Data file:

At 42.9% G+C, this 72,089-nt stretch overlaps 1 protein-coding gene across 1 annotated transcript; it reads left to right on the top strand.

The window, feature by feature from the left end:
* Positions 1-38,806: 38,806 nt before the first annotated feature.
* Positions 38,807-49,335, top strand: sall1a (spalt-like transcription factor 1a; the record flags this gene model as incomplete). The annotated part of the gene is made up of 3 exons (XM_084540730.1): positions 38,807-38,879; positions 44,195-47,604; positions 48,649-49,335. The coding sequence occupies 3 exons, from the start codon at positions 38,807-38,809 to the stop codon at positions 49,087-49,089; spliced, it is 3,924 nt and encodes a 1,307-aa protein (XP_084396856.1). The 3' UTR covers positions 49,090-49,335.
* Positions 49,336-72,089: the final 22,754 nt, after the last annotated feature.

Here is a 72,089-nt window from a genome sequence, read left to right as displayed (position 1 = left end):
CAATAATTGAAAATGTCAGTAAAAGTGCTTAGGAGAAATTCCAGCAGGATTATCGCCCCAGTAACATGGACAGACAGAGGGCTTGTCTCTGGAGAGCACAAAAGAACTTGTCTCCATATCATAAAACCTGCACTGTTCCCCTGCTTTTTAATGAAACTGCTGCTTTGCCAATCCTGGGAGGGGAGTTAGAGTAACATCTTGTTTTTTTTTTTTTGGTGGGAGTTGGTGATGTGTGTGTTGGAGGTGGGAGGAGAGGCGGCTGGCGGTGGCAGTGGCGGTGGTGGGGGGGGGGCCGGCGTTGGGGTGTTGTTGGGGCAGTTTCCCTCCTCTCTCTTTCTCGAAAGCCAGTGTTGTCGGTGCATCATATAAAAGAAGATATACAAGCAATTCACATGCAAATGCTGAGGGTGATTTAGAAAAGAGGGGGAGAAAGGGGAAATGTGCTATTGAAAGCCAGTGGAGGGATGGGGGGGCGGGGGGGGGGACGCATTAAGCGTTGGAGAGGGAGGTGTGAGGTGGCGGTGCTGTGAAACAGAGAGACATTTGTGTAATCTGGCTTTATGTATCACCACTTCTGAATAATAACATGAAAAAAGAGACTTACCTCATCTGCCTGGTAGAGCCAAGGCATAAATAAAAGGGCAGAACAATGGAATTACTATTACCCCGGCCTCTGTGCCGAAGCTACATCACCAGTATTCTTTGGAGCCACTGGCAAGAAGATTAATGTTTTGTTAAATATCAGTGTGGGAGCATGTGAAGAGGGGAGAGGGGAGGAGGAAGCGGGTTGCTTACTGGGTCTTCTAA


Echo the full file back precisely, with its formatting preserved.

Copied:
At 42.9% G+C, this 72,089-nt stretch overlaps 1 protein-coding gene across 1 annotated transcript; it reads left to right on the top strand.

The window, feature by feature from the left end:
* Positions 1-38,806: 38,806 nt before the first annotated feature.
* Positions 38,807-49,335, top strand: sall1a (spalt-like transcription factor 1a; the record flags this gene model as incomplete). The annotated part of the gene is made up of 3 exons (XM_084540730.1): positions 38,807-38,879; positions 44,195-47,604; positions 48,649-49,335. The coding sequence occupies 3 exons, from the start codon at positions 38,807-38,809 to the stop codon at positions 49,087-49,089; spliced, it is 3,924 nt and encodes a 1,307-aa protein (XP_084396856.1). The 3' UTR covers positions 49,090-49,335.
* Positions 49,336-72,089: the final 22,754 nt, after the last annotated feature.

Here is a 72,089-nt window from a genome sequence, read left to right as displayed (position 1 = left end):
CAATAATTGAAAATGTCAGTAAAAGTGCTTAGGAGAAATTCCAGCAGGATTATCGCCCCAGTAACATGGACAGACAGAGGGCTTGTCTCTGGAGAGCACAAAAGAACTTGTCTCCATATCATAAAACCTGCACTGTTCCCCTGCTTTTTAATGAAACTGCTGCTTTGCCAATCCTGGGAGGGGAGTTAGAGTAACATCTTGTTTTTTTTTTTTTGGTGGGAGTTGGTGATGTGTGTGTTGGAGGTGGGAGGAGAGGCGGCTGGCGGTGGCAGTGGCGGTGGTGGGGGGGGGGCCGGCGTTGGGGTGTTGTTGGGGCAGTTTCCCTCCTCTCTCTTTCTCGAAAGCCAGTGTTGTCGGTGCATCATATAAAAGAAGATATACAAGCAATTCACATGCAAATGCTGAGGGTGATTTAGAAAAGAGGGGGAGAAAGGGGAAATGTGCTATTGAAAGCCAGTGGAGGGATGGGGGGGCGGGGGGGGGGACGCATTAAGCGTTGGAGAGGGAGGTGTGAGGTGGCGGTGCTGTGAAACAGAGAGACATTTGTGTAATCTGGCTTTATGTATCACCACTTCTGAATAATAACATGAAAAAAGAGACTTACCTCATCTGCCTGGTAGAGCCAAGGCATAAATAAAAGGGCAGAACAATGGAATTACTATTACCCCGGCCTCTGTGCCGAAGCTACATCACCAGTATTCTTTGGAGCCACTGGCAAGAAGATTAATGTTTTGTTAAATATCAGTGTGGGAGCATGTGAAGAGGGGAGAGGGGAGGAGGAAGCGGGTTGCTTACTGGGTCTTCTAA